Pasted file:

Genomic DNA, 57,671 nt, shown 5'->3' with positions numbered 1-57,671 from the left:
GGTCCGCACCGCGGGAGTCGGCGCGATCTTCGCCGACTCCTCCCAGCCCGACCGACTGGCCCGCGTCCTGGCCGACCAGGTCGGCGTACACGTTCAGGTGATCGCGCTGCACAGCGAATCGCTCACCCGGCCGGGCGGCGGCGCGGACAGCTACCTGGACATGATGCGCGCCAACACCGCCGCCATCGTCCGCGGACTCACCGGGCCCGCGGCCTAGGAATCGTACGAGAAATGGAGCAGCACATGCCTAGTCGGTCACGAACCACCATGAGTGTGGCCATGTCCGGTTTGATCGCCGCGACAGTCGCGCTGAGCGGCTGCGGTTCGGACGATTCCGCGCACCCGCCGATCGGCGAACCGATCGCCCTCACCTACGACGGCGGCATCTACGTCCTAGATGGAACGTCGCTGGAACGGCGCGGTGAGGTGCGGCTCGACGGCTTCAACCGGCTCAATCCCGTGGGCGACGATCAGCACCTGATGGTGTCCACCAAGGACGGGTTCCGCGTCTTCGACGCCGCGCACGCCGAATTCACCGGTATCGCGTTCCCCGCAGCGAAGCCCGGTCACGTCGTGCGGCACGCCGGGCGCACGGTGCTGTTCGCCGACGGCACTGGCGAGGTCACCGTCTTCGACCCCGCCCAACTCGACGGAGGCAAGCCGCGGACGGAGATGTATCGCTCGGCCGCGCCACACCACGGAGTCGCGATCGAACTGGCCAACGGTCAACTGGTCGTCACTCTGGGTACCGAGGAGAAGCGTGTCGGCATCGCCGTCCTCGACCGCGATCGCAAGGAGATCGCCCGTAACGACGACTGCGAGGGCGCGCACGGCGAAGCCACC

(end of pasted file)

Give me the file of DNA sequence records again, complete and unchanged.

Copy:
Genomic DNA, 57,671 nt, shown 5'->3' with positions numbered 1-57,671 from the left:
GGTCCGCACCGCGGGAGTCGGCGCGATCTTCGCCGACTCCTCCCAGCCCGACCGACTGGCCCGCGTCCTGGCCGACCAGGTCGGCGTACACGTTCAGGTGATCGCGCTGCACAGCGAATCGCTCACCCGGCCGGGCGGCGGCGCGGACAGCTACCTGGACATGATGCGCGCCAACACCGCCGCCATCGTCCGCGGACTCACCGGGCCCGCGGCCTAGGAATCGTACGAGAAATGGAGCAGCACATGCCTAGTCGGTCACGAACCACCATGAGTGTGGCCATGTCCGGTTTGATCGCCGCGACAGTCGCGCTGAGCGGCTGCGGTTCGGACGATTCCGCGCACCCGCCGATCGGCGAACCGATCGCCCTCACCTACGACGGCGGCATCTACGTCCTAGATGGAACGTCGCTGGAACGGCGCGGTGAGGTGCGGCTCGACGGCTTCAACCGGCTCAATCCCGTGGGCGACGATCAGCACCTGATGGTGTCCACCAAGGACGGGTTCCGCGTCTTCGACGCCGCGCACGCCGAATTCACCGGTATCGCGTTCCCCGCAGCGAAGCCCGGTCACGTCGTGCGGCACGCCGGGCGCACGGTGCTGTTCGCCGACGGCACTGGCGAGGTCACCGTCTTCGACCCCGCCCAACTCGACGGAGGCAAGCCGCGGACGGAGATGTATCGCTCGGCCGCGCCACACCACGGAGTCGCGATCGAACTGGCCAACGGTCAACTGGTCGTCACTCTGGGTACCGAGGAGAAGCGTGTCGGCATCGCCGTCCTCGACCGCGATCGCAAGGAGATCGCCCGTAACGACGACTGCGAGGGCGCGCACGGCGAAGCCACC